The romance between Bleichert and Lake is dramatically streamlined in the film; in the novel, they are married and eventually separated during the time that the case comes to a resolution.
In the novel, Bleichert succumbs more explicitly to an obsession with the Dahlia that previously Blanchard had exhibited. This is understated in the film, though suggested in several scenes. At one point in the novel, Bleichert hires a prostitute and has her dress up as the Black Dahlia; this scene is absent from the film.
In the film, the Sprague family is renamed Linscott.
A subplot involving Fritz Vogel (who appears as a bit character in the film) and his son Johnny Vogel (absent from the film) is entirely excised. The corresponding subplot involving the false confessors and Bleichert's brief suspicion of Johnny Vogel as the Dahlia killer is missing as well.
Due in part to the removal of the Vogel subplot, Bleichert's relationship with police captain Russ Millard is diminished in the film. In the novel, Millard assists Bucky during the resolution of the case toward the end; in the film, Millard never appears during this period.
In the novel, Blanchard's confrontation with Bobby DeWitt occurs in Mexico, while in the film, it occurs in Los Angeles. The culmination of this conflict is discovered later by Bleichert when he tracks Lee's movements to Mexico. In the film, Bleichert is present for this incident, which occurs in Los Angeles. Georgie Tilden attempted to kill Lee, but in the ensuing struggle, they both plummet to their deaths.
In the novel, Bleichert's recognition of the significance of The Man Who Laughs painting occurs because the painting is located at a neighbor's house, Jane Chalmers, who is not present in the film. In the film, the painting is in the Linscott residence. As such, the manner in which Bleichert deduces the identity of the killer is markedly different in the film.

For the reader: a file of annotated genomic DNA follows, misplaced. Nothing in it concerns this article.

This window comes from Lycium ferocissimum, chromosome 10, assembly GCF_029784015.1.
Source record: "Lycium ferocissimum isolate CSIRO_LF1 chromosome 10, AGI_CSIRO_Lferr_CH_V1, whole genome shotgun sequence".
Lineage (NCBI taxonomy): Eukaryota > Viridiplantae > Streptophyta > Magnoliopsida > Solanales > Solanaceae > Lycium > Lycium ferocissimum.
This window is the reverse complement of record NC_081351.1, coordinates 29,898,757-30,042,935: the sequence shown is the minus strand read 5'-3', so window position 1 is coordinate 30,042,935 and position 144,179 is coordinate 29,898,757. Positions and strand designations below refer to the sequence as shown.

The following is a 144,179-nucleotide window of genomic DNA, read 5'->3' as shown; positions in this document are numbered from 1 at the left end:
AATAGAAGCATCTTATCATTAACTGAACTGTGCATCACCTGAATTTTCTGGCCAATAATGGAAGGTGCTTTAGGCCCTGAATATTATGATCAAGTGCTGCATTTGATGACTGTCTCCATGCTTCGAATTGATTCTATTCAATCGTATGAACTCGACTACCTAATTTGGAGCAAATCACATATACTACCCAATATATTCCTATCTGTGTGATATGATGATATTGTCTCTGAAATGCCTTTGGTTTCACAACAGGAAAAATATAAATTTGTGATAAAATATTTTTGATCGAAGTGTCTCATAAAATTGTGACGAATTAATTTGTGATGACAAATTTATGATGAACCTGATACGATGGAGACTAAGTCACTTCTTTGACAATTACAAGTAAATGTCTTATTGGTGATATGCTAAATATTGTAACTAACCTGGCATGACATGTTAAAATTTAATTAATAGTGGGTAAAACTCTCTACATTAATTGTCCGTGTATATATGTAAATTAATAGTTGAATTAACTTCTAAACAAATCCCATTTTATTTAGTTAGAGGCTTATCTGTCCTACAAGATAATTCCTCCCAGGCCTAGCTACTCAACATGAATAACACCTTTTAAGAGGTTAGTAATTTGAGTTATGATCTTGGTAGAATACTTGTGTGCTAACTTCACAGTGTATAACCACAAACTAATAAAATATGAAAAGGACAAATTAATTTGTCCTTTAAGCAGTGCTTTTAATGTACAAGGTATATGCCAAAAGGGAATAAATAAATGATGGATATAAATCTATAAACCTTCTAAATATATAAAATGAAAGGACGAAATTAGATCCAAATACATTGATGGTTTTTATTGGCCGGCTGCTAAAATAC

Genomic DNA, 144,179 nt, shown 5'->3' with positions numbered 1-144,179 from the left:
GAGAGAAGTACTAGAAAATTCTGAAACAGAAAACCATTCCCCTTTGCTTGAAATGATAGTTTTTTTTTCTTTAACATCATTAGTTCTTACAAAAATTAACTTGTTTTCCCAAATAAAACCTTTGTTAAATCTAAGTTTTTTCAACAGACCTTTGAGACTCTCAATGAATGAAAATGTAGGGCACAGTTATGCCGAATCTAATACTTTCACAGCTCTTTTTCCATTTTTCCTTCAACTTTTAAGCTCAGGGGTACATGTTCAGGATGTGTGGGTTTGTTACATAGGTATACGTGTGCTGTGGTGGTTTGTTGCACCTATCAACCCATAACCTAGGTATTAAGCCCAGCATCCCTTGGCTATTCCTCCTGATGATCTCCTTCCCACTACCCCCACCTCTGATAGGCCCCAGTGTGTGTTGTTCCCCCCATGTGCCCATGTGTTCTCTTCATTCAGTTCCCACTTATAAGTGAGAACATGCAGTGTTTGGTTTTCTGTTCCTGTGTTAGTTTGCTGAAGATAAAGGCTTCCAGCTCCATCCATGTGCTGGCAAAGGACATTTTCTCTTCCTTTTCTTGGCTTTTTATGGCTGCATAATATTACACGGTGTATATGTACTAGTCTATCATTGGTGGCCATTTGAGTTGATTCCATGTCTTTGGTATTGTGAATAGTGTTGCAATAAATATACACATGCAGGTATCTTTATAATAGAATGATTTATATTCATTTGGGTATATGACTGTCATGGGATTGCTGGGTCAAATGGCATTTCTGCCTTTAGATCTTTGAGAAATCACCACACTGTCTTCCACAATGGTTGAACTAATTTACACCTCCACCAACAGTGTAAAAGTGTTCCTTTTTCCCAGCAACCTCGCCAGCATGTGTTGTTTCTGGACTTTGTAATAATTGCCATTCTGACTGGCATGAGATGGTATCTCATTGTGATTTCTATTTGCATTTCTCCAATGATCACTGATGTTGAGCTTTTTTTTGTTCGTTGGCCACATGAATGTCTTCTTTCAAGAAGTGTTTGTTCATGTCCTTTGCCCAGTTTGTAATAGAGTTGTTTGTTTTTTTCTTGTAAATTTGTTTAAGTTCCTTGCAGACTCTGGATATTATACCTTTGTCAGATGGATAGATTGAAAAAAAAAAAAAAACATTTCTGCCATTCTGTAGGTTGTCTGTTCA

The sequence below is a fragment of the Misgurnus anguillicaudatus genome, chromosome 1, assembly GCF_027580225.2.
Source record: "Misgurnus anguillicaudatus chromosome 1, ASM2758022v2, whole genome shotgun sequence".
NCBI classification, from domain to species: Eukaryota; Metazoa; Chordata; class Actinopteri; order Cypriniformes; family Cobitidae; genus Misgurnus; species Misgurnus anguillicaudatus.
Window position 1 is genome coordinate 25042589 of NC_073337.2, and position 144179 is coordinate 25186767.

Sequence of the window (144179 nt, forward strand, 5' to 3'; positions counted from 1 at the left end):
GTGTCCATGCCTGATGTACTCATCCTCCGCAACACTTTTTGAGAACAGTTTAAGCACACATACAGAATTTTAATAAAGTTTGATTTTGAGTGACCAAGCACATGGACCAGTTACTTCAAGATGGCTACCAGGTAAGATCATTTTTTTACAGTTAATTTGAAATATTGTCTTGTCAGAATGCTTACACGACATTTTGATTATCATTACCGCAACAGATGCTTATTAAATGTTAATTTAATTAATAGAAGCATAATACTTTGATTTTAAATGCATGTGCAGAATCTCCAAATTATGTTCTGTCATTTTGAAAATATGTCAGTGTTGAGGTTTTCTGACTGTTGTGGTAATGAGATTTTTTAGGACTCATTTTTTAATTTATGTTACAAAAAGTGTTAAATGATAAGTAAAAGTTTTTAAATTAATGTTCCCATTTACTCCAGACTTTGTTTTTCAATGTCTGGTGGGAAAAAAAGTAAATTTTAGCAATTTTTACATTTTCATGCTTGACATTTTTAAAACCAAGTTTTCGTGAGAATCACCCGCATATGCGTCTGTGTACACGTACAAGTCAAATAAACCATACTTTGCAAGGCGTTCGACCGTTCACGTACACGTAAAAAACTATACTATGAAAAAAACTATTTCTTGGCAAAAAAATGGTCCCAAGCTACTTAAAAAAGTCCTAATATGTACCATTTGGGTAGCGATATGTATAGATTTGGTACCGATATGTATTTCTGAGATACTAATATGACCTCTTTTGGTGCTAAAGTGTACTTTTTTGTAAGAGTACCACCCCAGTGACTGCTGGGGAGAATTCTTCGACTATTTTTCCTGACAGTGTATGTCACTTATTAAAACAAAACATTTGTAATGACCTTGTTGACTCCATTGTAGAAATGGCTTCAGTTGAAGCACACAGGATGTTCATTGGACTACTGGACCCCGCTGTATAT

In the novel, Bleichert confronts and kills Georgie Tilden at the murder site, but never directly confronts him in the film.
In the film, Ramona Linscott commits suicide; she does not in the novel.
In the novel, the incident between Bleichert and Ramona occurs when they are alone together; the film combines this confrontation with Bleichert's questioning of Emmett and Madeleine.
In the novel, Bleichert arrests Madeleine; in the film, he kills her.
Highly anticipated by many after the success of L.A. Confidential, the film was panned by critics. At Rottentomatoes.com, the film scored a rotten rating of 34%. Many described it as over the top and found the last half hour to be particularly excruciating. Some found it preposterous that the character played by Hilary Swank would be accepted universally by other characters as a dead ringer for the Black Dahlia.
The film made US$12 million after its opening weekend.
Despite the film being a critical and financial failure, it was nominated for an Academy Award for its cinematography. It lost to Pan's Labyrinth.
The film opened on September 15, 2006 in 2,226 theaters. It came in second place over its opening weekend (losing out to Gridiron Gang), with an estimated $10 million gross box office. It ended its theatrical run after domestically grossing $22,545,080, and grossing $26,787,612 in foreign theaters for a global total of $49,332,692.
3.^ "2 men, 1 obsession: the quest for justice"
4.^ Trivia for The Black Dahlia
5.^ The Black Dahlia at Box Office Mojo